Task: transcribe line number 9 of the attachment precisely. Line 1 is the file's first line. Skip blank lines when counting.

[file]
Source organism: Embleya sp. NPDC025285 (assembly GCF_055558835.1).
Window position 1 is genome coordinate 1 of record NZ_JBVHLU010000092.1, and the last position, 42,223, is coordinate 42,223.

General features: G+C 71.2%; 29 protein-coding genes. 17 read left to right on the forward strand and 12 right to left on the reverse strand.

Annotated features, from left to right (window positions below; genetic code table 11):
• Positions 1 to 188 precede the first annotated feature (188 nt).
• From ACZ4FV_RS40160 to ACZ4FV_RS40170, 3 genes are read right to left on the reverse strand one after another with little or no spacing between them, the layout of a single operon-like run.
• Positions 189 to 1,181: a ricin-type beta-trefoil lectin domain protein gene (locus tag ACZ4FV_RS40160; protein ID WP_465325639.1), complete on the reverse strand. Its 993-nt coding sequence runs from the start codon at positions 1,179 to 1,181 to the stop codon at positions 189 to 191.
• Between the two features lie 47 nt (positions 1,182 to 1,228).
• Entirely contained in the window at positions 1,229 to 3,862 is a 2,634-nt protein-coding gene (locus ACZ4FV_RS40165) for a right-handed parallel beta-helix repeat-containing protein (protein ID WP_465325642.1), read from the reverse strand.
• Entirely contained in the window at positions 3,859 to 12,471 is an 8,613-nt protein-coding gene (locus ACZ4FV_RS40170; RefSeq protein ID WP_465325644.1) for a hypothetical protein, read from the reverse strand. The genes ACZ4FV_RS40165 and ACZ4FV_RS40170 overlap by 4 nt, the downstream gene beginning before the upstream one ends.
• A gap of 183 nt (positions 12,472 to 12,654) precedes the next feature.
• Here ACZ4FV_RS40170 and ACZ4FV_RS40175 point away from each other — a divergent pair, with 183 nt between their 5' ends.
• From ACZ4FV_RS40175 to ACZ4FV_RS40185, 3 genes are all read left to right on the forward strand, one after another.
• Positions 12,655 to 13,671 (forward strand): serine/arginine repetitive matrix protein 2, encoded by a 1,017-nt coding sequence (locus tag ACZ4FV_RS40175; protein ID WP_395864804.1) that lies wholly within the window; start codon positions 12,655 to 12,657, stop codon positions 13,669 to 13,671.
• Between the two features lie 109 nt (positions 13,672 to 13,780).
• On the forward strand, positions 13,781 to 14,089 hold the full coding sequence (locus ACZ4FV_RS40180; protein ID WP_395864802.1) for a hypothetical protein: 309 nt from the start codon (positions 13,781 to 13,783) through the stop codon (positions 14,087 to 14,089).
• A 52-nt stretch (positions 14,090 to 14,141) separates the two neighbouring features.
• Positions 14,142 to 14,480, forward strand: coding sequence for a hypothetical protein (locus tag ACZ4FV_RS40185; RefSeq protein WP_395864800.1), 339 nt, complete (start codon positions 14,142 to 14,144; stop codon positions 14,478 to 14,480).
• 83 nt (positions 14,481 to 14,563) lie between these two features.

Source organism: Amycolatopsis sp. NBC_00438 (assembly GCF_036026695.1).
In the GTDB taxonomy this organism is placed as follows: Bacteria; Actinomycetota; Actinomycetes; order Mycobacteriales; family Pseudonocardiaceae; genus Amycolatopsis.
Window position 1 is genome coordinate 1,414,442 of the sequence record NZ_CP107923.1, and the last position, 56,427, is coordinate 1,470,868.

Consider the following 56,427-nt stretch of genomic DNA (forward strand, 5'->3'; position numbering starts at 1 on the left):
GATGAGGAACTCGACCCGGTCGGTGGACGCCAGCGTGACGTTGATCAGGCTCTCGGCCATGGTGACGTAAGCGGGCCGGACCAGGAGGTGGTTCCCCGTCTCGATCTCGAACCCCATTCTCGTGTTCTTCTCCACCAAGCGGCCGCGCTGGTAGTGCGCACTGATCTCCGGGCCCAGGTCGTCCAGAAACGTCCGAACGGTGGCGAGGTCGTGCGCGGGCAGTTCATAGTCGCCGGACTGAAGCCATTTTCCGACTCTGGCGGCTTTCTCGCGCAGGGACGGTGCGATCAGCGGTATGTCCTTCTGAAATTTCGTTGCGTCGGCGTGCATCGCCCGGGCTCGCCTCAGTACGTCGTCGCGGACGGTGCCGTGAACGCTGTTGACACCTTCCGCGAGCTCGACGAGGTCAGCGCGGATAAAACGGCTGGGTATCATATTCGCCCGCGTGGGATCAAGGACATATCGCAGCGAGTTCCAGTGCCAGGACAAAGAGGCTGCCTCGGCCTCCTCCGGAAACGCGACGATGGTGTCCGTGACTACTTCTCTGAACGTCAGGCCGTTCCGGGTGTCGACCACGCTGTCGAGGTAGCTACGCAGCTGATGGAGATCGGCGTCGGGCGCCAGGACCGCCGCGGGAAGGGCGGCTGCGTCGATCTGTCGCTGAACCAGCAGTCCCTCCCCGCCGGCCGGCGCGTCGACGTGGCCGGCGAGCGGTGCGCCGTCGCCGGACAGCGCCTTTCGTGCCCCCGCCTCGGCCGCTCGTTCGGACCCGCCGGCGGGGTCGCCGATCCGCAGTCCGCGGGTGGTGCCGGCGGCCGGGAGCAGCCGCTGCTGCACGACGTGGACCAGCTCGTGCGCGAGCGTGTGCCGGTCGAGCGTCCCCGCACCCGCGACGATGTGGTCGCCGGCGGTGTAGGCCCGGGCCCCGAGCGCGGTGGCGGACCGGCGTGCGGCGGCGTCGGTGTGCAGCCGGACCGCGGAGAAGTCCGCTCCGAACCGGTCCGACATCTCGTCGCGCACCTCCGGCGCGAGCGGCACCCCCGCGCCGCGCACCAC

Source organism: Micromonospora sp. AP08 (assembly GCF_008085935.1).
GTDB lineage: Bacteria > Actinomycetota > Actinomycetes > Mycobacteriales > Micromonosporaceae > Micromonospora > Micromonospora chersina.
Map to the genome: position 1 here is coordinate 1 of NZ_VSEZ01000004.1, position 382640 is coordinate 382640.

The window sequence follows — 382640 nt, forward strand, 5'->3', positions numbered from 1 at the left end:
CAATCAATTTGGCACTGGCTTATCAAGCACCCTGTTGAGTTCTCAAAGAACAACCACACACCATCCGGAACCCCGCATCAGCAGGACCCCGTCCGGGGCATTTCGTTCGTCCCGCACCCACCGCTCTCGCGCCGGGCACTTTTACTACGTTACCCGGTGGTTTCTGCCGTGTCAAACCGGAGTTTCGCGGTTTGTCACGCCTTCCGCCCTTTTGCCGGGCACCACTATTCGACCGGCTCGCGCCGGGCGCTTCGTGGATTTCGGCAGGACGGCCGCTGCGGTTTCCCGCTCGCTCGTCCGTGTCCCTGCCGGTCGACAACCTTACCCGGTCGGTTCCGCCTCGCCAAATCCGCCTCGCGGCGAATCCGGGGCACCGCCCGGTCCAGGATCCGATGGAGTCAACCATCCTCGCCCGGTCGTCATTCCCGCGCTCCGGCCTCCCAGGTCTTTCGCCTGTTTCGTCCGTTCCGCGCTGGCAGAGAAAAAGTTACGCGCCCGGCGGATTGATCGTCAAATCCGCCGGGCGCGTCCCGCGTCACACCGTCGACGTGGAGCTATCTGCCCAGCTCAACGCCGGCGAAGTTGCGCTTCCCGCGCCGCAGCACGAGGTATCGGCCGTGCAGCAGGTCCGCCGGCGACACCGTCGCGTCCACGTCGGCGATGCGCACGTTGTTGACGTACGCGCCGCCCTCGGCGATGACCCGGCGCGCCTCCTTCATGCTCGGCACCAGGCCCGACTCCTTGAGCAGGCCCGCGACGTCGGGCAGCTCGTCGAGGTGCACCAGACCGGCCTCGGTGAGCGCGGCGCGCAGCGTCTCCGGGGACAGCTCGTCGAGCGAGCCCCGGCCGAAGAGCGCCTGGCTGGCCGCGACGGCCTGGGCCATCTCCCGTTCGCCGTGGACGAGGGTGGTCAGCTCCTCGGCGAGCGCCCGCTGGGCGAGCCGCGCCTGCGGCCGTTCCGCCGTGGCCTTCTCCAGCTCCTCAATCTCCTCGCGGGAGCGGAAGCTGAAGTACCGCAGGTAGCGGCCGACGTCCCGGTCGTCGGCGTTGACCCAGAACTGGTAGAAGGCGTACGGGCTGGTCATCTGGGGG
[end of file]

• Entirely contained in the window at positions 1,229 to 3,862 is a 2,634-nt protein-coding gene (locus ACZ4FV_RS40165) for a right-handed parallel beta-helix repeat-containing protein (protein ID WP_465325642.1), read from the reverse strand.